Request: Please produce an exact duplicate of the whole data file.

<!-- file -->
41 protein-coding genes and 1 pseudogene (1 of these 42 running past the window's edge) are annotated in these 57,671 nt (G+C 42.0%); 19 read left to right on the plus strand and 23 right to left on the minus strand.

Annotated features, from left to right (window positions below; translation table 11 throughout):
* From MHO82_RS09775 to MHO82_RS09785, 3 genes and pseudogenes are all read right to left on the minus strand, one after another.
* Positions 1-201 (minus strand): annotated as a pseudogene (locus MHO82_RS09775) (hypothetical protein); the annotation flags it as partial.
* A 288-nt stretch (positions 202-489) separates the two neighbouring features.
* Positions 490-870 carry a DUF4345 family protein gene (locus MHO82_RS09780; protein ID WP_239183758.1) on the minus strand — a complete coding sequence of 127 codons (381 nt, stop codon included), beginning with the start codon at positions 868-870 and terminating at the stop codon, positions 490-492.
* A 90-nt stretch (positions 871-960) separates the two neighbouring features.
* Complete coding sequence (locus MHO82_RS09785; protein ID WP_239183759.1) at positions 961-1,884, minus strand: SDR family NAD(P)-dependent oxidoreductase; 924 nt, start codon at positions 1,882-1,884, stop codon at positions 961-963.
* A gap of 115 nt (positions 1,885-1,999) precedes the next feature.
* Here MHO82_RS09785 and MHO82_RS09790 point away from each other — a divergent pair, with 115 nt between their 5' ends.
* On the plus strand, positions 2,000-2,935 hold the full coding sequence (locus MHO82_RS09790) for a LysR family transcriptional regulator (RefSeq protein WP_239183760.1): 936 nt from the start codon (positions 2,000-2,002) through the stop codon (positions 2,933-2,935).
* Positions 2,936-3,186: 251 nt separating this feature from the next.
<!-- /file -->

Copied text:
41 protein-coding genes and 1 pseudogene (1 of these 42 running past the window's edge) are annotated in these 57,671 nt (G+C 42.0%); 19 read left to right on the plus strand and 23 right to left on the minus strand.

Annotated features, from left to right (window positions below; translation table 11 throughout):
* From MHO82_RS09775 to MHO82_RS09785, 3 genes and pseudogenes are all read right to left on the minus strand, one after another.
* Positions 1-201 (minus strand): annotated as a pseudogene (locus MHO82_RS09775) (hypothetical protein); the annotation flags it as partial.
* A 288-nt stretch (positions 202-489) separates the two neighbouring features.
* Positions 490-870 carry a DUF4345 family protein gene (locus MHO82_RS09780; protein ID WP_239183758.1) on the minus strand — a complete coding sequence of 127 codons (381 nt, stop codon included), beginning with the start codon at positions 868-870 and terminating at the stop codon, positions 490-492.
* A 90-nt stretch (positions 871-960) separates the two neighbouring features.
* Complete coding sequence (locus MHO82_RS09785; protein ID WP_239183759.1) at positions 961-1,884, minus strand: SDR family NAD(P)-dependent oxidoreductase; 924 nt, start codon at positions 1,882-1,884, stop codon at positions 961-963.
* A gap of 115 nt (positions 1,885-1,999) precedes the next feature.
* Here MHO82_RS09785 and MHO82_RS09790 point away from each other — a divergent pair, with 115 nt between their 5' ends.
* On the plus strand, positions 2,000-2,935 hold the full coding sequence (locus MHO82_RS09790) for a LysR family transcriptional regulator (RefSeq protein WP_239183760.1): 936 nt from the start codon (positions 2,000-2,002) through the stop codon (positions 2,933-2,935).
* Positions 2,936-3,186: 251 nt separating this feature from the next.